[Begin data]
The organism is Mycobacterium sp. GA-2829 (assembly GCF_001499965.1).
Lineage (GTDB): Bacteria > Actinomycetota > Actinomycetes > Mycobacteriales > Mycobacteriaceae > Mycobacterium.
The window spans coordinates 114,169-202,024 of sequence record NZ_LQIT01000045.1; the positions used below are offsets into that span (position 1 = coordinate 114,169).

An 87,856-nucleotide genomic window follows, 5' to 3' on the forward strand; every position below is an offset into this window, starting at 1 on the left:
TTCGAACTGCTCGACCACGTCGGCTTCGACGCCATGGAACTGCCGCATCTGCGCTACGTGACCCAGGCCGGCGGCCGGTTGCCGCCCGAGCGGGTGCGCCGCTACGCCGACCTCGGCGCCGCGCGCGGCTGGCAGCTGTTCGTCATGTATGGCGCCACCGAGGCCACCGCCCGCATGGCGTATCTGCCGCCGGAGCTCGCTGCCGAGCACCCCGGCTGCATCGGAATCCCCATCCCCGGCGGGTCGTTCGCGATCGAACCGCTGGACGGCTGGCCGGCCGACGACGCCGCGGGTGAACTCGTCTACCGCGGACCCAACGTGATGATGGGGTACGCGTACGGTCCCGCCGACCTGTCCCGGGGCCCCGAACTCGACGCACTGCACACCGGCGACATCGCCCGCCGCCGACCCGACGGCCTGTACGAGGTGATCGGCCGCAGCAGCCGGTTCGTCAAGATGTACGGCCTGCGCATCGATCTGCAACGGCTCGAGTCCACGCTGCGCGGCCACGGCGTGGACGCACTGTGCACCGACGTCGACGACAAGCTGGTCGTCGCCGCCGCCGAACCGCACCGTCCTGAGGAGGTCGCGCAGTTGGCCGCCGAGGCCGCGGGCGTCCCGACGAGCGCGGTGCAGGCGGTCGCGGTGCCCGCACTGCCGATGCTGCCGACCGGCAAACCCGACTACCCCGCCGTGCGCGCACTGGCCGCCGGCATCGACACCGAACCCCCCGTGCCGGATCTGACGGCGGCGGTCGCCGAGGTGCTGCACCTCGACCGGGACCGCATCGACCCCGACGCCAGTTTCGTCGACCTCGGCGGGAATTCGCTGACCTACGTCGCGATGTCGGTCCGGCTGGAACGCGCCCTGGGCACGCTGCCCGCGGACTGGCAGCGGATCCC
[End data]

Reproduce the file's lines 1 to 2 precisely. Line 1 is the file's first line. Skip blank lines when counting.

The organism is Mycobacterium sp. GA-2829 (assembly GCF_001499965.1).
Lineage (GTDB): Bacteria > Actinomycetota > Actinomycetes > Mycobacteriales > Mycobacteriaceae > Mycobacterium.